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SQL Server and Subversion

Last post 08-17-2011, 3:33 AM by hermandez. 12 replies.
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  •  08-16-2006, 5:03 AM Post number 1675

    • Ken3 is not online. Last active: 11-26-2013, 12:44 PM Ken3
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    SQL Server and Subversion

    Has anyone used SQL Server with Subversion source-control? Are there any problems with it?
  •  08-18-2006, 10:30 AM Post number 1759 in reply to post number 1675

    Re: SQL Server and Subversion

    What are you doing with source control in subversion. I've never used subversion but hey I can be as opinionated as the next man. We use vault here and store snapshots of the database structure and migration scripts. Then I can use a little utility I've written called Scream which you can find on my blog to compare the snapshots just so I have an idea what has changed from version to verison.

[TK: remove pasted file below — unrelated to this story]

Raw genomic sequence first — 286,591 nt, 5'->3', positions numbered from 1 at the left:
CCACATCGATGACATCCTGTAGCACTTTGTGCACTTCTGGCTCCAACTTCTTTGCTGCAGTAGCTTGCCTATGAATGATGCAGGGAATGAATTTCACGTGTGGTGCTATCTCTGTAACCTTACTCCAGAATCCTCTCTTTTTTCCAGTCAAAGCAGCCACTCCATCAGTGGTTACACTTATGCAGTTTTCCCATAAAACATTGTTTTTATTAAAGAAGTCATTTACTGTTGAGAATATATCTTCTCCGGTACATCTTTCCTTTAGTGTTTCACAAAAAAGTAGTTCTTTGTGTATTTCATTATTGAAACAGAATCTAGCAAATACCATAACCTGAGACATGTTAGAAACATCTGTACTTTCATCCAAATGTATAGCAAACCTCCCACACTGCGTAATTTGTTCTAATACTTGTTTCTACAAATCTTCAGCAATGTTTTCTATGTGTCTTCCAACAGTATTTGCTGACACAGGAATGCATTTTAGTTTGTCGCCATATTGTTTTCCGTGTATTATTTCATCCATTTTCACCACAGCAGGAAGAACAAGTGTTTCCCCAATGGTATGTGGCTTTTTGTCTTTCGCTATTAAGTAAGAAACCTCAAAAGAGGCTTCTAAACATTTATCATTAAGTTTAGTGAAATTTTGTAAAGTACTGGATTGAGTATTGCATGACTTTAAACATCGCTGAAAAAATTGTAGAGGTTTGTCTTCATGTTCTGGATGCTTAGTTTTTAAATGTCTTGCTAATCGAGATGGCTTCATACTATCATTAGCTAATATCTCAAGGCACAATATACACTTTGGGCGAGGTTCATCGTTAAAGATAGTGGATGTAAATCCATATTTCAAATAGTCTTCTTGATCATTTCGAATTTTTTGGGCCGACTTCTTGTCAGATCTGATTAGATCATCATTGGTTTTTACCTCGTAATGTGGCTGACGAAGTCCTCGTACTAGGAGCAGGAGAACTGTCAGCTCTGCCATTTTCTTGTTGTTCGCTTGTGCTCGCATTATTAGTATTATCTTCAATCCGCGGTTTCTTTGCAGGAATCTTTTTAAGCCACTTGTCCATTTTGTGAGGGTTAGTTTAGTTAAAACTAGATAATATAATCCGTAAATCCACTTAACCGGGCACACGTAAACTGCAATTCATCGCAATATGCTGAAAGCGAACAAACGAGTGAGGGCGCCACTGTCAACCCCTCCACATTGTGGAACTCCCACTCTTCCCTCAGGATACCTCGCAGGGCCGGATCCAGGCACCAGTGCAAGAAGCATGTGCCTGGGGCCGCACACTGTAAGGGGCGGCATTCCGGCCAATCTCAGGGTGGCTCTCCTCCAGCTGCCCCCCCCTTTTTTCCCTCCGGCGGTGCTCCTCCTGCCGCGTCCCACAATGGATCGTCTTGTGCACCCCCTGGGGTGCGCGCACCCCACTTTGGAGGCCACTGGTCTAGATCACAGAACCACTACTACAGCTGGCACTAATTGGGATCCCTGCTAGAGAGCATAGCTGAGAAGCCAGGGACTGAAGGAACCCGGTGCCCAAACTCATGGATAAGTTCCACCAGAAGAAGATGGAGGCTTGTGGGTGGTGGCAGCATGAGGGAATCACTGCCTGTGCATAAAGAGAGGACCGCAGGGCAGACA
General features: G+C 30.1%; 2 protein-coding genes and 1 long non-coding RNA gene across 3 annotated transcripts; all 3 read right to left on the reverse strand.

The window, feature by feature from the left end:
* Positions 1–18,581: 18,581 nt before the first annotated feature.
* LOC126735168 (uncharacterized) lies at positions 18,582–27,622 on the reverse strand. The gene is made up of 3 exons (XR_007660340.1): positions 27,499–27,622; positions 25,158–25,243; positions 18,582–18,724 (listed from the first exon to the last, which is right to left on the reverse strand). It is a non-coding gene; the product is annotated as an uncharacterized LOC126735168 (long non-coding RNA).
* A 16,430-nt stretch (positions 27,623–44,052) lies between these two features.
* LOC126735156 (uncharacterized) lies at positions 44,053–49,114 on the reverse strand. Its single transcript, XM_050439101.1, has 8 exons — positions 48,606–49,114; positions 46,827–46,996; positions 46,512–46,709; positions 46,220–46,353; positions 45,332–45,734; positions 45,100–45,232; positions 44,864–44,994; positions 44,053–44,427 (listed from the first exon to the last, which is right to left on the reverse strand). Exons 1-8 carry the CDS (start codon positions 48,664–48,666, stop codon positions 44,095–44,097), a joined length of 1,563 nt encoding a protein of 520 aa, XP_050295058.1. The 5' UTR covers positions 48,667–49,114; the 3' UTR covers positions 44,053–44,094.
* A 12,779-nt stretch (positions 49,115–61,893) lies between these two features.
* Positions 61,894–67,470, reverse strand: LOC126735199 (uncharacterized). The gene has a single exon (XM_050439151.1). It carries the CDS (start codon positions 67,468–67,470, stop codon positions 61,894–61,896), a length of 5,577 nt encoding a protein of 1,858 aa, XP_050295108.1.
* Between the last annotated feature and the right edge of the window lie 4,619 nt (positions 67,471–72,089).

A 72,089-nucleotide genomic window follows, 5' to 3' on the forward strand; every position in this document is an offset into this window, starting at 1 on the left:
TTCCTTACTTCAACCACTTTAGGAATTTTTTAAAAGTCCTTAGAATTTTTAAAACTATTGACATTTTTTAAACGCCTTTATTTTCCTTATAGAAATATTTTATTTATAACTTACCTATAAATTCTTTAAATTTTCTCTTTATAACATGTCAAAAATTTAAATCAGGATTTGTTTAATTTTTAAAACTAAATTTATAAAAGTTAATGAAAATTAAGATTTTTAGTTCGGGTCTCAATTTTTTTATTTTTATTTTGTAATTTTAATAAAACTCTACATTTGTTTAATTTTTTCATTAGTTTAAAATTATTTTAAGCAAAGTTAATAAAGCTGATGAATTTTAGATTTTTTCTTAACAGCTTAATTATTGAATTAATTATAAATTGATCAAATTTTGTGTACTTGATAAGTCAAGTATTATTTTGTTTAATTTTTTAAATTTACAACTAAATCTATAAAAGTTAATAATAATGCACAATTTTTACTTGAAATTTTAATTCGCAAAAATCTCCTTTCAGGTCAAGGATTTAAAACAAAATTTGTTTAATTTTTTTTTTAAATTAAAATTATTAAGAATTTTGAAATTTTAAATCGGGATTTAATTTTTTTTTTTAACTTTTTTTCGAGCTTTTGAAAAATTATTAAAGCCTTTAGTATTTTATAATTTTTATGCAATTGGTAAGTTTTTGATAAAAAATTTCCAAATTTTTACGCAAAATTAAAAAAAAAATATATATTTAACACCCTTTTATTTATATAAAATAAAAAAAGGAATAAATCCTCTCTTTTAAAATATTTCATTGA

HTH Although if you say more about what you're after maybe I can be of more help.
  •  08-18-2006, 10:39 AM Post number 1760 in reply to post number 1759

    Re: SQL Server and Subversion

    I'm using Subversion on two projects right now.  It's easily the best source control package I've ever used (although I haven't used too many -- CVS, VSS, Vault very briefly, and a couple of others just for quick tests).  Anyway, Subversion seems really solid, it's quite fast, and has lots of 3rd-party plugins.  And of course, it's free ;-)

    I have not tried plugging it into SSMS, as I prefer working from Explorer.  I use the TortoiseSVN shell extension and it works great...


  •  08-18-2006, 10:48 AM Post number 1761 in reply to post number 1760

    Re: SQL Server and Subversion

    Update...

    I just tried plugging it into SSMS using this thing, and it (SSMS) gave me an error saying that I couldn't use that source control provider.  No clue what's going on there, and I'm not going to try to debug it... but it doesn't seem to work too well :(
  •  08-18-2006, 11:18 AM Post number 1762 in reply to post number 1761

    Re: SQL Server and Subversion